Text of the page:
The United Auto Workers said Friday it is in talks with Volkswagen to unionize the German automaker's US plant and grant workers there a seat on the global works council.
The UAW has been making a major push to organize foreign auto plants in recent years after seeing its membership levels depleted by mass layoffs at General Motors, Ford and Chrysler.
Virtually none of the plants operated by foreign automakers in the United States currently is unionized.
Many car factories -- like VW's Tennessee facility -- are located in southern states which generally are not union-friendly.
If the UAW succeeds with Volkswagen, that could increase pressure on German rivals BMW and Mercedes-Benz to set up works councils at their US plants.
The UAW noted in a statement Friday that every other major VW assembly facility in the world has worker representation and a seat at the global works council.
"VW workers in Chattanooga have the unique opportunity to introduce this new model of labor relations to the United States, in partnership with the UAW," the union said in a statement.
"Such a labor relations model would give workers the job security that would accompany their having an integral role in managing the company and a vehicle to provide input on workplace improvements that will contribute to the company's success."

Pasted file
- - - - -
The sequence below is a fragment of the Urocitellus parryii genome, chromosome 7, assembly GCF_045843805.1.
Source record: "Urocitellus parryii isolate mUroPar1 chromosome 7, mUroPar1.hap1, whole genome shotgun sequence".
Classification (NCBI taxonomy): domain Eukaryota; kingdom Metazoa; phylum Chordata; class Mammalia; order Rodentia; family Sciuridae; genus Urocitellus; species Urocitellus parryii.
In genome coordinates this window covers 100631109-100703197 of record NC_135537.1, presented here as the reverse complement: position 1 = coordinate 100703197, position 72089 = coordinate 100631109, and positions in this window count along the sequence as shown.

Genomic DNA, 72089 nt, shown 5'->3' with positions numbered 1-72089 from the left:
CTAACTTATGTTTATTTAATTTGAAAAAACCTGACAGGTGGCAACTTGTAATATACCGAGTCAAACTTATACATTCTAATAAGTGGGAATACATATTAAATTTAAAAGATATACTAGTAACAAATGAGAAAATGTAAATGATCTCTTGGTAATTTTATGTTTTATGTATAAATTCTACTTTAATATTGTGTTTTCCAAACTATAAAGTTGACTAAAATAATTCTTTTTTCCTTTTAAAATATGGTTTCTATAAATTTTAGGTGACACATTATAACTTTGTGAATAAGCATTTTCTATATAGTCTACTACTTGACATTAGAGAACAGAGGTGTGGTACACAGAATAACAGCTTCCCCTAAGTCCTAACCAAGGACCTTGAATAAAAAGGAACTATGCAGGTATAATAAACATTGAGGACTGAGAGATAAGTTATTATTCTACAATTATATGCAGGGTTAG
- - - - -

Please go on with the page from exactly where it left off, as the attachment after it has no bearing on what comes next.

A source close to the situation told AFP that the discussions should be described as a "dialogue" rather than formal talks, and that it is not clear where they will lead.
VW's US chief Jonathan Browning has noted that the decision will ultimately rest in the hands of plant workers.
"We've been very clear that that process has to run its course, that no management decision has been made and that it may or may not conclude with formal third-party representation," Browning said Wednesday in a conference call discussing August sales results.
The Tennessee plant's chairman reiterated VW's respect for employee representation in a letter sent to workers Thursday.
"By now there is a very lively discussion in the Chattanooga plant regarding labor representation," Frank Fischer wrote in a letter also signed by the plant's head of human resources.
"We jointly want to prevent any attempt of influence from outside driving a wedge in our great team."